They tested out a few variations, and here is the winning design variation:

Sport Check shopping cart page new version
Heatmap of Sport Check shopping cart page new version

And the comparison of both designs side by side:

Sport Check shopping cart page before and after comparison

As you can see, the amount of attention on the Free Shipping banner increased almost two and a half times, from 9.2% to 22.2%. Now, the attention flows smoothly and naturally from the Order Summary section above to the Free Shipping banner below (see image below), and thus the latter gets noticed more. 

Smooth attention flow example on Sport Check shopping car page

Since the product name and details take up less space, attention to them decreased and was transferred to the sections on the right. Since the customer already chose the product, it’s not so important to highlight the product name and specs – they are needed just for a quick double-check. At this stage, the most important thing is to guide the customer to the checkout. 

To add more, since they increased the white space a bit and removed some trivial text elements, the Clarity score increased by 2%. That’s not very much, but reducing the cognitive load and boosting the visual clarity on this page might add to a more effortless customer experience and, thus, higher conversions.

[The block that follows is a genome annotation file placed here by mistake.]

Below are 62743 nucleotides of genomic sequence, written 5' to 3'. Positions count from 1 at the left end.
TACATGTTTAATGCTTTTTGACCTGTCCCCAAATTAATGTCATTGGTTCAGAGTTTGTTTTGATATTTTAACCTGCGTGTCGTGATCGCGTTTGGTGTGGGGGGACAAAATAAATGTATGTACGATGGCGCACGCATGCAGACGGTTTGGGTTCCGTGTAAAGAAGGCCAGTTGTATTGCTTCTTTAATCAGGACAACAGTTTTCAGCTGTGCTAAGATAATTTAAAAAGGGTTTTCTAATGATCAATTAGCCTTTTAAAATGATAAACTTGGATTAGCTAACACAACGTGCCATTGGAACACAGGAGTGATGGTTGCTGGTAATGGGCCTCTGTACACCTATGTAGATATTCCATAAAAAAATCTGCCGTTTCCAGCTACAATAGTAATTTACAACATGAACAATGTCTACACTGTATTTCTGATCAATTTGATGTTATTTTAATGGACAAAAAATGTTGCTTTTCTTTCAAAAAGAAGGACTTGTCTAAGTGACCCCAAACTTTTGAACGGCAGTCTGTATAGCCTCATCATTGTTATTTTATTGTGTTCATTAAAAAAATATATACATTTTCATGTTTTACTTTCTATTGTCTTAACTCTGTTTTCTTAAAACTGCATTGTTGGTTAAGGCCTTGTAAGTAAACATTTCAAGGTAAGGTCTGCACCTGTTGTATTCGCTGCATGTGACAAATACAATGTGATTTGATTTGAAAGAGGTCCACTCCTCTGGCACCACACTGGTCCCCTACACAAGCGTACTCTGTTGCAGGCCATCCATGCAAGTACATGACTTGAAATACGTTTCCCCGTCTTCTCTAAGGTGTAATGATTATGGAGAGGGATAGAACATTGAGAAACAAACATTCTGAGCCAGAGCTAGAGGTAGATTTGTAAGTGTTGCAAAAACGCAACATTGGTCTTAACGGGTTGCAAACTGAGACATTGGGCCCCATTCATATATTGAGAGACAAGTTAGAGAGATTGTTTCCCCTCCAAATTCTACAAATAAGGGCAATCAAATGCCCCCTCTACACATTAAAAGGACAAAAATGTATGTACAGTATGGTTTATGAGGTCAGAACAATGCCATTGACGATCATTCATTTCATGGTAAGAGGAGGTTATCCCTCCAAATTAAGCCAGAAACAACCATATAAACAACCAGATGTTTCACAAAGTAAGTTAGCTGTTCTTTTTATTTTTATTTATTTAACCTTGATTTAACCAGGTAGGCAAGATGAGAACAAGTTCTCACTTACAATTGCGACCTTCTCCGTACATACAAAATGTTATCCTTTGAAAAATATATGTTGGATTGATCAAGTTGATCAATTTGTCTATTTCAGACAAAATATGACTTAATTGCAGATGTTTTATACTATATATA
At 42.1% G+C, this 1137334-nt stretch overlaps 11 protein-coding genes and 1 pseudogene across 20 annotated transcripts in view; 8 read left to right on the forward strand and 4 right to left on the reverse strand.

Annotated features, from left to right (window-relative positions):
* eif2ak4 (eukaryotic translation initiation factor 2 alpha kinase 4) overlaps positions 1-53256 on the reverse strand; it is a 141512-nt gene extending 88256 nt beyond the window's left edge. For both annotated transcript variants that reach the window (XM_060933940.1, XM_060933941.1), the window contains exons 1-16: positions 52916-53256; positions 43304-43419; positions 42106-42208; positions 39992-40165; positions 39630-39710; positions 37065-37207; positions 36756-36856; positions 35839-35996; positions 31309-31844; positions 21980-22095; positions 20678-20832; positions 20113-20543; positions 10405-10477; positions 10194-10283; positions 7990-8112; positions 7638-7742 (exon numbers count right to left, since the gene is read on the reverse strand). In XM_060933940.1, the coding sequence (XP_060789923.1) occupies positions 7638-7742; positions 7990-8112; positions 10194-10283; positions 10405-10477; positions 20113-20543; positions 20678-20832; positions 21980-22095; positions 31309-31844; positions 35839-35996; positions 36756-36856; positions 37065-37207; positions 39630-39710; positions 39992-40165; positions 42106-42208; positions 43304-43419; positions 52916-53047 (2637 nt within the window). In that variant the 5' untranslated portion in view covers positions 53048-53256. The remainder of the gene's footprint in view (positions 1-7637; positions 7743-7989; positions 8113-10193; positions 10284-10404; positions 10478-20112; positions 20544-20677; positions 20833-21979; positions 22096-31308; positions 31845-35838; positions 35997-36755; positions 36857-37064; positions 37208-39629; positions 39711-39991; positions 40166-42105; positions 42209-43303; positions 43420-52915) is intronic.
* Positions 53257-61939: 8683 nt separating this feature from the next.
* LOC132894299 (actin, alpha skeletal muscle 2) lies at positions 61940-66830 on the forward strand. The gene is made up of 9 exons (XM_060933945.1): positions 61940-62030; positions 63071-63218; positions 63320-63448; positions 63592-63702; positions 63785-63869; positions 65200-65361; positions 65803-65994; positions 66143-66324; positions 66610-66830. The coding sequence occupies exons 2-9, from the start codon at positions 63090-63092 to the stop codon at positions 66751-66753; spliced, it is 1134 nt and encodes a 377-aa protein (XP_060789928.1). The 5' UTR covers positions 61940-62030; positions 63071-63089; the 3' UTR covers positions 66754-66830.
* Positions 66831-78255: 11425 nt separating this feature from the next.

This winning variation resulted in a 7.3%​ increase in transactions with solid 99.5% confidence.

Having in mind that thousands of transactions are made every week, this increase was a big win and a significant added revenue. 

Source: Conversion 

Conclusion

As you can see, the use of Attention Heatmaps is valuable in pinpointing design flaws and confirming whether changes have been implemented effectively. 

You can check whether the attention flow is smooth and uninterrupted or scattered all over the place, which means leaking attention from the main message. By quantifying Attention Heatmaps using the Percentage of Attention feature, one can inspect if the actual visual hierarchy matches the intended one.

You can also check if your main message or CTA button is noticeable or it gets undermined by other elements. Attention Heatmaps can validate design changes or decisions. If critical sections of a website are optimized to attract the necessary attention, you can observe a noticeable increase in the key metric, the Percentage of Attention. 

Lastly, the Clarity score shows how visually clear the design is for a new user, whether it is overloaded with elements and clashing colors or is clean and clear. Cleaner design can reduce the cognitive load and thus improve the user experience.